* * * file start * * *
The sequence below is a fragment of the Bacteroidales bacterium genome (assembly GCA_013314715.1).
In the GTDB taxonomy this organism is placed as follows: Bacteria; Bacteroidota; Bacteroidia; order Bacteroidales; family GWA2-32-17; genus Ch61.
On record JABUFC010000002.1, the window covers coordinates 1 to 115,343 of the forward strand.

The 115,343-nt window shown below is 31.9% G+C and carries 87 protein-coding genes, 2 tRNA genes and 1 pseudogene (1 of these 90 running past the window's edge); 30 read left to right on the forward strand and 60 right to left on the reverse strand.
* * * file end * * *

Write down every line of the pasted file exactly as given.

The sequence below is a fragment of the Bacteroidales bacterium genome (assembly GCA_013314715.1).
In the GTDB taxonomy this organism is placed as follows: Bacteria; Bacteroidota; Bacteroidia; order Bacteroidales; family GWA2-32-17; genus Ch61.
On record JABUFC010000002.1, the window covers coordinates 1 to 115,343 of the forward strand.

The 115,343-nt window shown below is 31.9% G+C and carries 87 protein-coding genes, 2 tRNA genes and 1 pseudogene (1 of these 90 running past the window's edge); 30 read left to right on the forward strand and 60 right to left on the reverse strand.